I would also do a careful comparison of translations before I chose one to delve into. I looked closely at a half dozen or more translations of Plato’s Republic a couple of years ago when I was doing some research, examining their handling of the same passages and seeing what nuances I seemed to miss in one treatment and what ideas came out more clearly in another’s. There is always a tough choice between a more literal and less literary translation that tells you what the author really said and a more evocative one that gives you the aesthetic feel of it. I ended up choosing one that had a more archaic style but seemed to me to convey the flavor of a Socratic dialogue better than something that seemed aimed at making it as accessible as possible for a young 21st-century student, which I am not. A good companion to the readings to use alongside might be valuable.

aeschylus's avatar

This might interest you (I have a degree from here)

I recommend beginning with Homer, Hesiod, and the Historians (Herodotus and Thucydides). The Iliad and Odyssey held the same place as the bible for Greek culture, and the historians present a unique look into the political and ideological background on Greek philosophy burst onto the stage. You also may find the philosophers difficult if you have not done some geometry with Euclid. They refer often to geometric metaphors taken from mathematicians like Euclid. High school geometry will not be very helpful for understanding greek philosophy, as you will find out for yourself.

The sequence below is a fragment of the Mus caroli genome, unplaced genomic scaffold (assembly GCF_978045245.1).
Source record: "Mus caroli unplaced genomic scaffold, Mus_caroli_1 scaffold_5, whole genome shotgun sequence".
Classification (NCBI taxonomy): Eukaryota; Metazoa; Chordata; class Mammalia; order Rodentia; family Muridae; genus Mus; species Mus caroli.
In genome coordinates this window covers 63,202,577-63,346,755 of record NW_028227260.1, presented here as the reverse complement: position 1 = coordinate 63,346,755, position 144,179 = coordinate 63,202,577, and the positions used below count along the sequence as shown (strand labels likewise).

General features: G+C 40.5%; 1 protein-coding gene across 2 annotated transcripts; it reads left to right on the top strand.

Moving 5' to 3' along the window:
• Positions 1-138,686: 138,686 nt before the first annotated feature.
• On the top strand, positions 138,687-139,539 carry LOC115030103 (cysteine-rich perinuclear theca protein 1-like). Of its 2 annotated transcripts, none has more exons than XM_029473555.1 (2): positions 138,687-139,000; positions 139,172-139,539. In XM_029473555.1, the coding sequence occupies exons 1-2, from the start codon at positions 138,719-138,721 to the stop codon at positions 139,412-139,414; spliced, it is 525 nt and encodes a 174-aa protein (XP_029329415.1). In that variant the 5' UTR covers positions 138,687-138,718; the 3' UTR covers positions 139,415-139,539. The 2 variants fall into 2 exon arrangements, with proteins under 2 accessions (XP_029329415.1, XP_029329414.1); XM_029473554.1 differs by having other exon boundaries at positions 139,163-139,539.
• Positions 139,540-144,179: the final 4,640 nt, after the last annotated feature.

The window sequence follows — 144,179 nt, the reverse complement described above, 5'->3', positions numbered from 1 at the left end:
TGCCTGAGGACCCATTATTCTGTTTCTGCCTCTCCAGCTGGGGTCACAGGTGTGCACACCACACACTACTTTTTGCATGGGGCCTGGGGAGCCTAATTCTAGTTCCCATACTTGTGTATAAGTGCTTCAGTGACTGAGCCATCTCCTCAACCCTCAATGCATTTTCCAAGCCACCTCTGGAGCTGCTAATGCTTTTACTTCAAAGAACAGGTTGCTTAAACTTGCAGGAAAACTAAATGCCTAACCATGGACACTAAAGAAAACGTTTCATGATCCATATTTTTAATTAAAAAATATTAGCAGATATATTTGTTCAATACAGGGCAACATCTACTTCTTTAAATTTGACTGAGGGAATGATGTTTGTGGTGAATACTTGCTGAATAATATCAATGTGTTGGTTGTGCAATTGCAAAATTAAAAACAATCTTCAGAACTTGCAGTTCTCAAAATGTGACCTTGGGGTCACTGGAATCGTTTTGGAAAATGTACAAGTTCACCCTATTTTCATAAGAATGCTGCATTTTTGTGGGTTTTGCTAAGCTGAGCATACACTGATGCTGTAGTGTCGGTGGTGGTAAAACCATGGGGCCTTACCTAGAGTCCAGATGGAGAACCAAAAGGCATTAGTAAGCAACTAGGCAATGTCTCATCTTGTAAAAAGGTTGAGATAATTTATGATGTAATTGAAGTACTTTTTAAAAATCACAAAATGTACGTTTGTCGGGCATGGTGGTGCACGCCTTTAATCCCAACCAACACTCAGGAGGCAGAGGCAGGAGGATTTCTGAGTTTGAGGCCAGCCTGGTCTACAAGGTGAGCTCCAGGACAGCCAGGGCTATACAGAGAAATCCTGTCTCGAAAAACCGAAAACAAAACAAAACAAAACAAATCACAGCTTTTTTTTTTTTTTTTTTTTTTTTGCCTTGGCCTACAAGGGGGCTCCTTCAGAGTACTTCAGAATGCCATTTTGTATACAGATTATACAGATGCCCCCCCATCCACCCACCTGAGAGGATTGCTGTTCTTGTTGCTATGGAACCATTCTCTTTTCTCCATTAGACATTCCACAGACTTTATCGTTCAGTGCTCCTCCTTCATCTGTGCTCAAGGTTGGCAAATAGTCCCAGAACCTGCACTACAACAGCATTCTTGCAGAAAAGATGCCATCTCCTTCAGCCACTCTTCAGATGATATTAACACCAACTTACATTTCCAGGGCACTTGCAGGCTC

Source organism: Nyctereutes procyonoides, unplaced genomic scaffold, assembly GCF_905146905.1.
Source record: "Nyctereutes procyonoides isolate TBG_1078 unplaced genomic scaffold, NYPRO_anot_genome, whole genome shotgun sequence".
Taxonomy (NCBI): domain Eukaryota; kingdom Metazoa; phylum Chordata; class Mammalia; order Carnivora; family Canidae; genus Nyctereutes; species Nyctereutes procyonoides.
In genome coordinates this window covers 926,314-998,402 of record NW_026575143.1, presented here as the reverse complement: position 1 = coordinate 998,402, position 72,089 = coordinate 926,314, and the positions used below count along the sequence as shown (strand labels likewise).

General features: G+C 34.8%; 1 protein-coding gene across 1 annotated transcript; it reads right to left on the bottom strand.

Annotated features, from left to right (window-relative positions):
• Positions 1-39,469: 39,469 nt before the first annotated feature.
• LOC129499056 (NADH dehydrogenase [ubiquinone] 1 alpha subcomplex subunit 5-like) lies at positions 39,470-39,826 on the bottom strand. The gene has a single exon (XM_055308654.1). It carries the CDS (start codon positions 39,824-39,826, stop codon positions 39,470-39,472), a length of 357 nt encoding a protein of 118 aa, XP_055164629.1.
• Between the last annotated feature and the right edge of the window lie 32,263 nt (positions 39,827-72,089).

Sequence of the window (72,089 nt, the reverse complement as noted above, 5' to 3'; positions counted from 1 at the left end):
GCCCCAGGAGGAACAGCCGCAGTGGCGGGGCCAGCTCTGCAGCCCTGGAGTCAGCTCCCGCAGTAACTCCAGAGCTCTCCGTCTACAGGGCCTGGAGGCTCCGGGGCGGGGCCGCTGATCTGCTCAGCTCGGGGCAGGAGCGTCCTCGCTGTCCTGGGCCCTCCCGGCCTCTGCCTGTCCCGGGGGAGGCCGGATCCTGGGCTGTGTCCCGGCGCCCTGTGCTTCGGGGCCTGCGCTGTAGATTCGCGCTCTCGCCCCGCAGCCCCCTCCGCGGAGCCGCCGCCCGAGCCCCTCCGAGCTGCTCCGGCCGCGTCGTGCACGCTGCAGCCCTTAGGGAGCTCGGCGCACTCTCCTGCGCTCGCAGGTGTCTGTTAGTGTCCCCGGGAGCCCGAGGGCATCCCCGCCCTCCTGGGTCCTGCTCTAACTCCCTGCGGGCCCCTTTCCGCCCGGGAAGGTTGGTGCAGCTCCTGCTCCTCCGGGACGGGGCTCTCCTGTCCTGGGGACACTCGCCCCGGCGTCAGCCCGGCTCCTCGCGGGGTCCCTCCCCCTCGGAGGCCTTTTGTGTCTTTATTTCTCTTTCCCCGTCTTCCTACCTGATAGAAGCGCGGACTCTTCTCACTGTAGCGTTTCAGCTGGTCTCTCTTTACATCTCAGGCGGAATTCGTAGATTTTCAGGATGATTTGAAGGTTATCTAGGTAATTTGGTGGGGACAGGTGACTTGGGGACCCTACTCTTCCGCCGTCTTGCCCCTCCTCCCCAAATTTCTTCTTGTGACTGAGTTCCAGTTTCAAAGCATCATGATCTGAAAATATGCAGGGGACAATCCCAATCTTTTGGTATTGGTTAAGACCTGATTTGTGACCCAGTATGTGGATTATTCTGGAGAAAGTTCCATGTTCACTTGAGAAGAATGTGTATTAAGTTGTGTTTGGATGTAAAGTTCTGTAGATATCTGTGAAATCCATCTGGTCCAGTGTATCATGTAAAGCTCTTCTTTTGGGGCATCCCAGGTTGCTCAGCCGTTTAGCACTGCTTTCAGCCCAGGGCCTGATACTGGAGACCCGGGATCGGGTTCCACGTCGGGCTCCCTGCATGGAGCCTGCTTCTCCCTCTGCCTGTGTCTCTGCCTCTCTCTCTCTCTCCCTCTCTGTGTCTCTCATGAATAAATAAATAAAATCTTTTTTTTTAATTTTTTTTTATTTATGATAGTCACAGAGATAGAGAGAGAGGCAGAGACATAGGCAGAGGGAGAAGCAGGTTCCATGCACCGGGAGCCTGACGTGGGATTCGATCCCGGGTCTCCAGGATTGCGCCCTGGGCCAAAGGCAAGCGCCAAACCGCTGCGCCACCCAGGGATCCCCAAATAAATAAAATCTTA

Once you have perused these, I would recommend starting with Plato’s Theatetus, Gorgias, Republic, Apology-Crito-Phaedo (they form a kind of trilogy), symposium and Meno. The Parmenides, Sophist and Timaeus are a little more esoteric and weird, if you ask me. Not good starting places. I recommend you read the Nichomachean Ethics for your first Aristotle, since it is the most inspiring and accessible, as well as a good model for his style of inquiry. There is a canonical approach to Aristotle that starts with the “logic,” or “organon,” and then goes to the Physics, Metaphysics, On the Soul, Ethics, Politics, Rhetoric, and Poetics. For translations, I recommend Eva Brann for Plato (especially the Phaedo), and Joe Sachs for Aristotle. Where you cannot find these, I recommend using a solid, 19th century translation, like the Jowett for Plato. Another good Aristotle translator is Apostle.